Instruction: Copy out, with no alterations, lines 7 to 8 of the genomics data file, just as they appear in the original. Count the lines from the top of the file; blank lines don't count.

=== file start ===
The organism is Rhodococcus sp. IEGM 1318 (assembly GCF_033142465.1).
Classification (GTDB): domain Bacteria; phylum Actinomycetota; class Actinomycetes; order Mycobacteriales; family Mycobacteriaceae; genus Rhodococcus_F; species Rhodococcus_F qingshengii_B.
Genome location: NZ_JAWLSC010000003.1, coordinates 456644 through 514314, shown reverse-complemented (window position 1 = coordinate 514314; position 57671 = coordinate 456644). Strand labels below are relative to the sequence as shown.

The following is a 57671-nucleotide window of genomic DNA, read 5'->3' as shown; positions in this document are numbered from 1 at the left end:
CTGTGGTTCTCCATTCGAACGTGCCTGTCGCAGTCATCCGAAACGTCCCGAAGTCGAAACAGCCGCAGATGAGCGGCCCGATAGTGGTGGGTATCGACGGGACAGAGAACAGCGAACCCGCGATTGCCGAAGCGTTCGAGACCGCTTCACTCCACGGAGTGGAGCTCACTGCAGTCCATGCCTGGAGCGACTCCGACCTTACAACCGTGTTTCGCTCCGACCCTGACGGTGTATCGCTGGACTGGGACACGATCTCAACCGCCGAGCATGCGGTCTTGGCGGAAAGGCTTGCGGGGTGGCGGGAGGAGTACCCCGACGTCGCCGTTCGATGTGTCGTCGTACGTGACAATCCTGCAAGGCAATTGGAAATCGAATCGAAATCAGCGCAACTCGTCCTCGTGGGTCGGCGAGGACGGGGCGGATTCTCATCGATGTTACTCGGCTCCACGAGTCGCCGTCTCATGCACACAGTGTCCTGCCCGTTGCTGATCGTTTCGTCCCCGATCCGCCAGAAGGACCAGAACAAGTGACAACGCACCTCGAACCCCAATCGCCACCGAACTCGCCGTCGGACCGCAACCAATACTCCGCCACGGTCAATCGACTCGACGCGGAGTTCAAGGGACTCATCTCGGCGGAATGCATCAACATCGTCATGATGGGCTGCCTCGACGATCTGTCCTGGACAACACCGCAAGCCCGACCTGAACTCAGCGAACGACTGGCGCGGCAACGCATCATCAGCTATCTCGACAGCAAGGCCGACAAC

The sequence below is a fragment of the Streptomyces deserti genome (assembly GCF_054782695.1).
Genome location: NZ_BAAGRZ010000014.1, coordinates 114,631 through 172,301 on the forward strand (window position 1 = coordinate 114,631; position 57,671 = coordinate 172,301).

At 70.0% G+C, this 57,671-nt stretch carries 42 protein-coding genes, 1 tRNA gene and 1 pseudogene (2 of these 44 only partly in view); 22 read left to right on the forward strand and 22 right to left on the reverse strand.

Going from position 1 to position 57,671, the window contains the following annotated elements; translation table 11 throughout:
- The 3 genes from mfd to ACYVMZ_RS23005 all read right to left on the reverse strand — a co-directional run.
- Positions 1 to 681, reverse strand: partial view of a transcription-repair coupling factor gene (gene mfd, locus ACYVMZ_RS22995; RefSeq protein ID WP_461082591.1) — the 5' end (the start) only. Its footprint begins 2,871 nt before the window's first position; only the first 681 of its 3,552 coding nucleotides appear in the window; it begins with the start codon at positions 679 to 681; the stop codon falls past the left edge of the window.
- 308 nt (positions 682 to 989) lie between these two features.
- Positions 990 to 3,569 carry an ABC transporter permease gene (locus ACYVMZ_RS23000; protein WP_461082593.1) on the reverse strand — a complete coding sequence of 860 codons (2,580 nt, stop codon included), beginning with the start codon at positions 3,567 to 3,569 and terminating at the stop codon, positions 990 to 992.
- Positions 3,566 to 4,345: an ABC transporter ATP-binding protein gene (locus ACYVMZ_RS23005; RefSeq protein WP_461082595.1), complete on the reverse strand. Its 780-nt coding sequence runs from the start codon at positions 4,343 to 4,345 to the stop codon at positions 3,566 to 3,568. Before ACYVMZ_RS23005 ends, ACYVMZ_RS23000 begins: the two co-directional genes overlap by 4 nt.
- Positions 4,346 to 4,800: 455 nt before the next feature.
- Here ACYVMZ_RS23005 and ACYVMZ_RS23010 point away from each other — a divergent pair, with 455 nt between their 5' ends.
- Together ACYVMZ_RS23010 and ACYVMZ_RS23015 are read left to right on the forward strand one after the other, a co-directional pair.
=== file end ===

Genome location: NZ_BAAGRZ010000014.1, coordinates 114,631 through 172,301 on the forward strand (window position 1 = coordinate 114,631; position 57,671 = coordinate 172,301).

At 70.0% G+C, this 57,671-nt stretch carries 42 protein-coding genes, 1 tRNA gene and 1 pseudogene (2 of these 44 only partly in view); 22 read left to right on the forward strand and 22 right to left on the reverse strand.